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Living a happy and healthy lifestyle isn’t always easy. However there are simple do’s and don’ts that can help you create the kind of life you deserve.

Do know when to ask for help

For decades, you’ve fed the kids, cared for loved ones, mowed the lawn, and baked for church groups. Giving up independence may be one of the hardest parts of aging. Yet, asking for help can actually help you live a life that’s longer, healthier, and more enjoyable.

Has hosting the family’s traditional Sunday dinner become a burden? Consider asking your daughter or son to take over hosting responsibilities. You can still play an important role by making your famous macaroni and cheese or presiding over the after-dinner story time with the grandkids. Does the fear of falling make snow removal a nerve-wracking, miserable experience? Hire the neighborhood teen or a grandchild to dig through the snow for you.

If you are married to someone living with dementia or caring for your 100-year-old mother, look into occasional respite care. Friends and family members may be able to help out, but, if that’s not possible, consider hiring a reputable caregiver to allow you a few hours out of the house. Whether you catch a movie or chat with a friend, you can return to your ill loved one feeling refreshed and recharged. Another option is a retirement community that offers a continuum of care, from independent living to Alzheimer’s and dementia care. These communities specialize in helping in the care of seniors with dementia. They can give you the social and clinic support your loved one needs while allowing you to live a fulfilling social life in a community of active seniors.

Do make small changes in your diet

Low fat. Lots of fruits. Plenty of veggies. You’ve heard it all before. A diet rich in greens and low in bad fats can decrease the risk of heart disease, stroke, and certain cancers. Diet can also be an important tool for treating certain conditions. For example, research suggests that a diet high in saturated fats triggers chemicals that cause joint inflammation in those living with rheumatoid arthritis. As a result, experts recommend RA sufferers eat a low-fat diet.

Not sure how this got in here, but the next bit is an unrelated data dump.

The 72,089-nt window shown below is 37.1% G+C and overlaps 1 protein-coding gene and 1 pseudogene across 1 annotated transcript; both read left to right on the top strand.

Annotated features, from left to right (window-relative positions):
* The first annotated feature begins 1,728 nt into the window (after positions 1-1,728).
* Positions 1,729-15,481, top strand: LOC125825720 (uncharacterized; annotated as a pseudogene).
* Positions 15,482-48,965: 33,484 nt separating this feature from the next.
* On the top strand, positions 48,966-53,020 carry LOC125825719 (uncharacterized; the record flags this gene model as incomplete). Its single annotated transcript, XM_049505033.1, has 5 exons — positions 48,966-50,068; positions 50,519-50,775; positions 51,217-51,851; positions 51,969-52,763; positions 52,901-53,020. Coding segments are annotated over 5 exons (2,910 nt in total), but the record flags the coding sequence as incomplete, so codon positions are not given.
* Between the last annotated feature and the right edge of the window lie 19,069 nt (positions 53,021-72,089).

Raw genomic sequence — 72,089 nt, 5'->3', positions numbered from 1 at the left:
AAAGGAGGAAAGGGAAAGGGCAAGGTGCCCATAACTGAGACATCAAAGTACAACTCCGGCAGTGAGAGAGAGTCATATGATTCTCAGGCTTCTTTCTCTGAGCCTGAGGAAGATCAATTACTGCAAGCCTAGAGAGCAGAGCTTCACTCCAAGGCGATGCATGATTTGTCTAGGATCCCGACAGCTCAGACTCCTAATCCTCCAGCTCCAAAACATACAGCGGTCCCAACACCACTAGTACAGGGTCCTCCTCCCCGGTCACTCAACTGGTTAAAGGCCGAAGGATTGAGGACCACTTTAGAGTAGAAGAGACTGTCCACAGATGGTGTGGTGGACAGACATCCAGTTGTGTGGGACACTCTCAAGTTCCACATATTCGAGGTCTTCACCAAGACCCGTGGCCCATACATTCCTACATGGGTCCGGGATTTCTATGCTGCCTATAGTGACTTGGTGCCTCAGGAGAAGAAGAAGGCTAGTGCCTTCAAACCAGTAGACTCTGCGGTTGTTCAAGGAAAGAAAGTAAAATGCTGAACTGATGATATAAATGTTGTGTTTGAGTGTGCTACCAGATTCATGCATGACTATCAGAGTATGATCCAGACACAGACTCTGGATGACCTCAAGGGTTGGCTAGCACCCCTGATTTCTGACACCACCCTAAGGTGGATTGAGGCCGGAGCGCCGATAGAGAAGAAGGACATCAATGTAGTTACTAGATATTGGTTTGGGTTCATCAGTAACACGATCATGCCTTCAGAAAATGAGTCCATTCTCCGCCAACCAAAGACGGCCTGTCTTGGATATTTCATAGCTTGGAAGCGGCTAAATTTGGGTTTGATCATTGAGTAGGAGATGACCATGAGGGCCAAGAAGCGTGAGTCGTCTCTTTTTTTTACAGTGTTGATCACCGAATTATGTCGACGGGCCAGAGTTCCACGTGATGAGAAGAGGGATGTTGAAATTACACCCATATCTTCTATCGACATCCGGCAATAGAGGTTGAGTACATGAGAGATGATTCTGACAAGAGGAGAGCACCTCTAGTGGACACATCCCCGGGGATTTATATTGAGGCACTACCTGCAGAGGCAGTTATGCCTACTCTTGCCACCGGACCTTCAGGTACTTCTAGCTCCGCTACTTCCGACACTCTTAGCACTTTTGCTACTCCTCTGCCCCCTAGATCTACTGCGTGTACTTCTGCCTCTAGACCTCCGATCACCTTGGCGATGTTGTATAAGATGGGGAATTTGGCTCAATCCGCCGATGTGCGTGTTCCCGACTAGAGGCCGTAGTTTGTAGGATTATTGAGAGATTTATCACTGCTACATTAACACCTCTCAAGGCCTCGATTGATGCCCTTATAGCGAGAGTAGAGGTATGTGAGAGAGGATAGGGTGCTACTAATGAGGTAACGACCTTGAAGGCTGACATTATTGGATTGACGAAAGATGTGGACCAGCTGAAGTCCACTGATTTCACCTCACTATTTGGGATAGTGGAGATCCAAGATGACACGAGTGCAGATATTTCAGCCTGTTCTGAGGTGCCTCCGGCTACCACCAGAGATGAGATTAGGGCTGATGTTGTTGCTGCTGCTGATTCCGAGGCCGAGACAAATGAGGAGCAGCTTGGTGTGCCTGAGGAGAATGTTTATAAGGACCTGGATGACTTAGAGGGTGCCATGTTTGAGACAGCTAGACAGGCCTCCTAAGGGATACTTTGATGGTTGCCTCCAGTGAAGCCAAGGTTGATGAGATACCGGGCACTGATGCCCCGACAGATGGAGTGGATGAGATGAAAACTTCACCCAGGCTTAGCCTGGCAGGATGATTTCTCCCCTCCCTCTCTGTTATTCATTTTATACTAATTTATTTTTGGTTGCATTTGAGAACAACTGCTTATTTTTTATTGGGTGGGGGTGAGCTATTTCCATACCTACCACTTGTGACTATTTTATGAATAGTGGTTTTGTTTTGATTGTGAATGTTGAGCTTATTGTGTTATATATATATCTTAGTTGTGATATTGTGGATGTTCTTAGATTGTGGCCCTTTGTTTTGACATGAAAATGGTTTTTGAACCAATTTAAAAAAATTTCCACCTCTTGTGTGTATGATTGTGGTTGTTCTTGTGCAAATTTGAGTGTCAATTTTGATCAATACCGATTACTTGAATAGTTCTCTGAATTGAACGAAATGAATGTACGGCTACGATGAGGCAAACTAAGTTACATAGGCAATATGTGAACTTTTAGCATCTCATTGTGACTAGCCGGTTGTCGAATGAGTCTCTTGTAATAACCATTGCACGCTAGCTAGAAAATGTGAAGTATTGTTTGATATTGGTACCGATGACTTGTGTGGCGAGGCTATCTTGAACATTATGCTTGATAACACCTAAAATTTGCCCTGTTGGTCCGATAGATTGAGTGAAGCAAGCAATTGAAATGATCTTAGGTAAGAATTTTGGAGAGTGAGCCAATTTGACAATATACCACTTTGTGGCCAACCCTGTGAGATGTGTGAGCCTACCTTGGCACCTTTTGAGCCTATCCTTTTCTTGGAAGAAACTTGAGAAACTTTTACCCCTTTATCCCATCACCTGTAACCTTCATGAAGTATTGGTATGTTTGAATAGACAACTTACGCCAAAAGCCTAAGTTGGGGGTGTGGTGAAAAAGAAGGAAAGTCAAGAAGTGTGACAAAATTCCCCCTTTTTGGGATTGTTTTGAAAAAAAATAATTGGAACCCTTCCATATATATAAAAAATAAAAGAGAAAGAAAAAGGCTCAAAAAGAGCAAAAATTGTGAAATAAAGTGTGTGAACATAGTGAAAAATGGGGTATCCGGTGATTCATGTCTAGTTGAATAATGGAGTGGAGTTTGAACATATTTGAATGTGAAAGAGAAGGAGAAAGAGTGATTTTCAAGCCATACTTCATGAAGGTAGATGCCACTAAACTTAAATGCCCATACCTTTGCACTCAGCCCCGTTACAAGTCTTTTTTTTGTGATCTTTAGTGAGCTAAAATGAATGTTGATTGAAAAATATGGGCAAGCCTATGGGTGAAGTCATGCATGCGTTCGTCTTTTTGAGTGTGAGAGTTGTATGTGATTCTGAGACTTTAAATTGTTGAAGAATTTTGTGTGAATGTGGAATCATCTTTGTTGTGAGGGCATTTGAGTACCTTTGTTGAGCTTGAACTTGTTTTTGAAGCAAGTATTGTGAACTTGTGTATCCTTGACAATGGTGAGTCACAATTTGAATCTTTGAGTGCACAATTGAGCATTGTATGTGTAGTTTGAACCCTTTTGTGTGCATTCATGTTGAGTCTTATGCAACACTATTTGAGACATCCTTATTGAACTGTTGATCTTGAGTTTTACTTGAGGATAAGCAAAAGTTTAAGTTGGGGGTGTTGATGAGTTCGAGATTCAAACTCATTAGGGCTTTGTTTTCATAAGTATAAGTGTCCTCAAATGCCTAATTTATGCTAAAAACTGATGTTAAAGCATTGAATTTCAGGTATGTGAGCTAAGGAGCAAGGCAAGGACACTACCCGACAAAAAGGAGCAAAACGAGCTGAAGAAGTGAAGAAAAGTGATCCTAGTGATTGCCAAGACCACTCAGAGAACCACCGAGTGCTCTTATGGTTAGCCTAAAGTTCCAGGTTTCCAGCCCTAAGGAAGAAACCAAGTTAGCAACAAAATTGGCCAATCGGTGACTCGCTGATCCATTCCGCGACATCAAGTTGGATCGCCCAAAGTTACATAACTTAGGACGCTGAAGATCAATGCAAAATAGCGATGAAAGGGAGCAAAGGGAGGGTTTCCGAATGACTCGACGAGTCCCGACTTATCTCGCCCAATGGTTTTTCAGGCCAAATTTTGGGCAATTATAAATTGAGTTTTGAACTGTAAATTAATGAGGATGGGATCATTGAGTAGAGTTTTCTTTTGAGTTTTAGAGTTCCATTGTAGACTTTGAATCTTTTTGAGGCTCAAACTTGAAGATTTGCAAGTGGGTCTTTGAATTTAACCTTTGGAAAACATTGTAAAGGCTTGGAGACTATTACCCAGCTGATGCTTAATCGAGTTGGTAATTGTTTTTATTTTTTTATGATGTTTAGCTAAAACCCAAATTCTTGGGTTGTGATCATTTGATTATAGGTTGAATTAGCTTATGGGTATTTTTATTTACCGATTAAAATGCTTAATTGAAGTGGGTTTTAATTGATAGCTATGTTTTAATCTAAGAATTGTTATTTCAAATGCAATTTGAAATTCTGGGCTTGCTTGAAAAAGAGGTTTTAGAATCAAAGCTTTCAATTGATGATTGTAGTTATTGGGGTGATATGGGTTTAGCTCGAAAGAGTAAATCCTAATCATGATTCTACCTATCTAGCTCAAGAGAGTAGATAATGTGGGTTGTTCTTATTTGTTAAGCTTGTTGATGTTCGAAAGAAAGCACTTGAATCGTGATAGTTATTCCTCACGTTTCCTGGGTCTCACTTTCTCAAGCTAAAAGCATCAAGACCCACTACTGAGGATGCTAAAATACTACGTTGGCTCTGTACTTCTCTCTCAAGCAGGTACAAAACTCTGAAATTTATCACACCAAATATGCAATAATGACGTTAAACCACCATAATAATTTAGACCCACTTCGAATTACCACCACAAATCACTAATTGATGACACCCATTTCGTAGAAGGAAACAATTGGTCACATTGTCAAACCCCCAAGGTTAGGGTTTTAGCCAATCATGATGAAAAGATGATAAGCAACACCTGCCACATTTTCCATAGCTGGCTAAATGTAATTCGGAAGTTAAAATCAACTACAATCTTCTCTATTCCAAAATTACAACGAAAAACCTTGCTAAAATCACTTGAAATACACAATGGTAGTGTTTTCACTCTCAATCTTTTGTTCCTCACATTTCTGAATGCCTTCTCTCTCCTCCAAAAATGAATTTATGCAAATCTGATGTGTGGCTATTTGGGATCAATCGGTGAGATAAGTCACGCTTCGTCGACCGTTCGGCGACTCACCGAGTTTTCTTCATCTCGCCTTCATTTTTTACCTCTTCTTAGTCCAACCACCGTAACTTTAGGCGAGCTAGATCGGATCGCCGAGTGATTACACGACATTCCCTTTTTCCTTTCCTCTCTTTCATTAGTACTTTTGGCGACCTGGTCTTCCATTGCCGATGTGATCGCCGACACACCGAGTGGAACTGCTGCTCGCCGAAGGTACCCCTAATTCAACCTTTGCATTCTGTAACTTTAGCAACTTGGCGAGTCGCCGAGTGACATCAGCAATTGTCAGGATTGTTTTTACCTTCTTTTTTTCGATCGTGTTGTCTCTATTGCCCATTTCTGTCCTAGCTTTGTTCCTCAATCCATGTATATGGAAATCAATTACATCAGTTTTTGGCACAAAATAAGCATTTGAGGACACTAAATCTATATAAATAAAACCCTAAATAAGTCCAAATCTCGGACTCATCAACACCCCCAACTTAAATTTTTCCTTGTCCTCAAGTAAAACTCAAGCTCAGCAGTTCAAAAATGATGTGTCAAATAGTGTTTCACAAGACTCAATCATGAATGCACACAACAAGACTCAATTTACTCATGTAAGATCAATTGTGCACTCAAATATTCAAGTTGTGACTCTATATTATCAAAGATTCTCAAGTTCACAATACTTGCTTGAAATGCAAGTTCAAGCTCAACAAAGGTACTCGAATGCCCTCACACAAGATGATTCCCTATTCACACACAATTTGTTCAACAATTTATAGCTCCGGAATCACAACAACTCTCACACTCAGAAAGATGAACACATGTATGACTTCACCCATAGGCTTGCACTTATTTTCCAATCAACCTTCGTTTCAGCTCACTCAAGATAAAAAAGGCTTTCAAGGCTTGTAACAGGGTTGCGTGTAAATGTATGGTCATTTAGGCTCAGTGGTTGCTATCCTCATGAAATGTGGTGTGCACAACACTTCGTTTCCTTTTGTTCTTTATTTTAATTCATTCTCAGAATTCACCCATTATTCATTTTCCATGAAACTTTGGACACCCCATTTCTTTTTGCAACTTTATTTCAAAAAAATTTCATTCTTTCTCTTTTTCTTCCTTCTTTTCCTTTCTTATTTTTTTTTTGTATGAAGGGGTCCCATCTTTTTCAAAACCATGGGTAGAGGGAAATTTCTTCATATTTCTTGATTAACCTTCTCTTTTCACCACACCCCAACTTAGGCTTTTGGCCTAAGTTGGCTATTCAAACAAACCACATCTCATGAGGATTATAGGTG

But after a lifetime of cheese steaks and macaroni casseroles it can be hard to turn into a health food nut. Rather than doing a complete menu overhaul, start with small, doable steps. For a veggie-boost that won’t leave you gagging, try adding pureed carrots or squash to pasta sauce. It adds loads of vitamins, but you likely won’t notice much of a change in the taste of the sauce.

Do communicate with your loved ones

While you might gladly chat with your family about Great Uncle Bill’s off-color joke or argue about an expensive new purchase, you may not have discussed your wishes regarding your health or end-of-life care.

There’s no question-these are hard discussions to have. But by letting your family know what your wishes are regarding situations such as life-sustaining care and organ donation, you can make their decisions about your care easier. There are several options for advance directives, from a living will to a medical power of attorney, so be sure to talk to your family, your doctor, and your attorney about which choice would be best for you.

Don’t live with pain.

Pain is not an inevitable result of age. Yet Australian studies suggest that up to 73% of independent, healthy seniors report chronic pain. Longstanding pain is a serious condition that can trigger chronic insomnia and interfere with daily living.

Don’t live with chronic pain anymore; approach a health care professional about relief options. While pain can often be treated effectively with medication, other therapies, such as acupuncture, yoga, and biofeedback,,are known to relieve chronic pain. Find effective pain management therapies and techniques, and you can dramatically increase your enjoyment of life.

Don’t neglect your choppers.

With the hubbub over healthful diets and regular exercise, dental care is an often overlooked aspect of maintaining a healthy, happy life. From gum disease to dry mouth, seniors are vulnerable to a variety of oral problems that can impact quality of life.

While you probably know that it’s important to brush and floss your pearly whites every day, it’s also important to visit the dentist regularly. Seniors are particularly prone to plaque build up. That plaque can lead not only to gum and periodontal disease, the CDC says it may also trigger strokes and heart disease, especially in those with already weakened immune systems.

Wear dentures? Make sure they fit comfortably. Dentures that don’t sit correctly can make eating uncomfortable. For some that leads to nutrition problems, which, in turn, can lead to a host of other physical issues.

If you have mobility conditions, like arthritis or lupus, good dental care can become challenging. In fact, patients with arthritis have a higher risk of developing cavities in the root of the tooth, a major cause of tooth loss. Invest in an electric toothbrush and dental floss holders to make your dental routine easier.

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Source by Carrie Roche